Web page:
Al Arabiya team member ‘detained by security forces’ in Sudan

The member of the news channel’s team was reportedly covering a demonstration in Khartoum. (Shutterstock)
Updated 16 January 2018
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Al Arabiya team member ‘detained by security forces’ in Sudan

LONDON: The Dubai-based Al Arabiya News Channel has reported that one of its team was detained while covering a demonstration in Khartoum, Sudan.
The person was “detained by security forces,” the channel said in a tweet early on Tuesday.

The Arabic-language news channel was not available for immediate comment, but it posted a follow-up tweet Tuesday afternoon stating that it is holding Sudanese security officials responsible for the safety of their correspondent:

According to Al-Arabiya, its correspondent Abdulaziz Ibrahim was reporting on a demonstration against soaring bread prices, at which hundreds of Sudanese were protesting near a presidential palace in Khartoum. 
AFP reports that Sudanese anti-riot police fired tear gas and beat protesters with batons.
Bread prices have more than doubled after a jump in the cost of flour due to dwindling wheat supplies, after the government decided to stop importing grain and allow private companies to do so.
The protest was the biggest in Khartoum since demonstrations erupted in some parts of the country earlier this month following the price increase.
A senior leader from the Communist Party, Siddig Yousif, was detained along with several protesters, AFP reported.


Netflix to roll out cheaper mobile-only plan for India

Updated 18 July 2019
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Netflix to roll out cheaper mobile-only plan for India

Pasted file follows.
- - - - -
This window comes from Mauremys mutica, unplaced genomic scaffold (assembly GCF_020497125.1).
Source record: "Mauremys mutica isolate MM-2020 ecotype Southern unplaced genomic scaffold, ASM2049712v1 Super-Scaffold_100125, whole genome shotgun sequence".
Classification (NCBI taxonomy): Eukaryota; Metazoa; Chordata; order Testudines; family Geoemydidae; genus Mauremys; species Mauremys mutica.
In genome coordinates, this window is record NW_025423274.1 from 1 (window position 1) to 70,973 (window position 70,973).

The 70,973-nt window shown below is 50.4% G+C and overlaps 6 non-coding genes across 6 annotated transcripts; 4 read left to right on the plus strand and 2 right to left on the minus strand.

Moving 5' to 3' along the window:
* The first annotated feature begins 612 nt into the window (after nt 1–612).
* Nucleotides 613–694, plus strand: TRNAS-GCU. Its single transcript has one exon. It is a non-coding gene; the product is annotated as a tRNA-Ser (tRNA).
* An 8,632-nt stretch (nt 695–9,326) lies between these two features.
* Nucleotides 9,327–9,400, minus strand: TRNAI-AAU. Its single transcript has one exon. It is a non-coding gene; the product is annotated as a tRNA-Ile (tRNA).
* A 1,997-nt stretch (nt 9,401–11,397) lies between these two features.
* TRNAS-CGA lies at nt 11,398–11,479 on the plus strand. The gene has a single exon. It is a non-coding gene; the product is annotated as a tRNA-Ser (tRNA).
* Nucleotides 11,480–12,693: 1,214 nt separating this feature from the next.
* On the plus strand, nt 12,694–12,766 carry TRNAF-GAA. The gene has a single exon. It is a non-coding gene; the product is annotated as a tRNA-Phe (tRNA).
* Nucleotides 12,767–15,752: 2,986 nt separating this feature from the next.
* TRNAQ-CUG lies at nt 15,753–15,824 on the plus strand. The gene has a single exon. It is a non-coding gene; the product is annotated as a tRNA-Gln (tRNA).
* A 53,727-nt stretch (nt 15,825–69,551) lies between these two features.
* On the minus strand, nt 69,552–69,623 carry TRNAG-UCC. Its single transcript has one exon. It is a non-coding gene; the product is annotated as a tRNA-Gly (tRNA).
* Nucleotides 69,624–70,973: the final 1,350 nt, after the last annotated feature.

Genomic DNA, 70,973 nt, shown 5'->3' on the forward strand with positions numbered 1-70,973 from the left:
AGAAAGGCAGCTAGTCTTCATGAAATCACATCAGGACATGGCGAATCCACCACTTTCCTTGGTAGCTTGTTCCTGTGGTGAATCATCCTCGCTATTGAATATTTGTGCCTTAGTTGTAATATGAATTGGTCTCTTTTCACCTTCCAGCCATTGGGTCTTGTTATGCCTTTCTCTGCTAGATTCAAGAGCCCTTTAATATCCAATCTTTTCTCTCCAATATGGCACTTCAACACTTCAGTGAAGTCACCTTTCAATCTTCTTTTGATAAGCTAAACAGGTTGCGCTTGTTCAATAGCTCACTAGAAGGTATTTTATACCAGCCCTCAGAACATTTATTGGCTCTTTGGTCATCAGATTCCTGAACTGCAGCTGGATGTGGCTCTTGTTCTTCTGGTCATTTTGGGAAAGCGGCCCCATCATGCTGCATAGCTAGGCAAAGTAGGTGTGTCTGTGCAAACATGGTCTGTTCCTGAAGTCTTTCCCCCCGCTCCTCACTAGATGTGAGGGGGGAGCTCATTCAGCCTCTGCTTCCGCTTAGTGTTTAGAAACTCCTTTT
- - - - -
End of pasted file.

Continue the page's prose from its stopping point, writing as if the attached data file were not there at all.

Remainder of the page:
• India is among the last big growth markets for the company
  • Netflix faces competition from Amazon’s Prime Video and Walt Disney Co’s Hotstar
Netflix said on Wednesday it would roll out a lower-priced mobile-only plan in India within the next three months to tap into a price-sensitive market at a time the streaming company is losing customers in its home turf.
India is among the last big growth markets for the company, where it faces competition from Amazon.com Inc’s Prime Video and Hotstar, a video streaming platform owned by Walt Disney Co’s India unit.
Netflix lost US streaming customers for the first time in eight years on Wednesday, when it posted quarterly results. It also missed targets for new subscribers overseas.
“India is a mobile-first nation, where many first-time users are experiencing the Internet on their phones. In such a scenario, a mobile-only package makes sense to target new users,” said Tarun Pathak, analyst at Counterpoint Research.
The creator of “Stranger Things” and “The Crown” said in March that it was testing a 250-rupee ($3.63) monthly subscription for mobile devices in India, where data plans are among the cheapest in the world.
The country figures prominently in Chief Executive Officer Reed Hastings’ global expansion plans.
“We believe this plan, which will launch in the third quarter, will be an effective way to introduce a larger number of people in India to Netflix and to further expand our business,” the company said in a letter to investors released late on Wednesday.
Netflix currently offers three monthly plans in India, priced between 500 rupees ($7.27) and 800 rupees $11.63).
It has created a niche following in the country by launching local original shows like the thriller “Sacred Games” and dystopian tale “Leila,” which feature popular Bollywood actors.
The second season of “Sacred Games” is set to release in August.
In contrast, Hotstar, which also offers content from AT&T Inc’s HBO and also streams live sports, charges 299 rupees ($4.35) per month. Amazon bundles its video and music streaming services with its Prime membership.
“We’ve been seeing nice steady increases in engagement with our Indian viewers that we think we can keep building on. Growth in that country is a marathon, so we’re in it for the long haul,” Netflix Chief Content Officer Ted Sarandos said.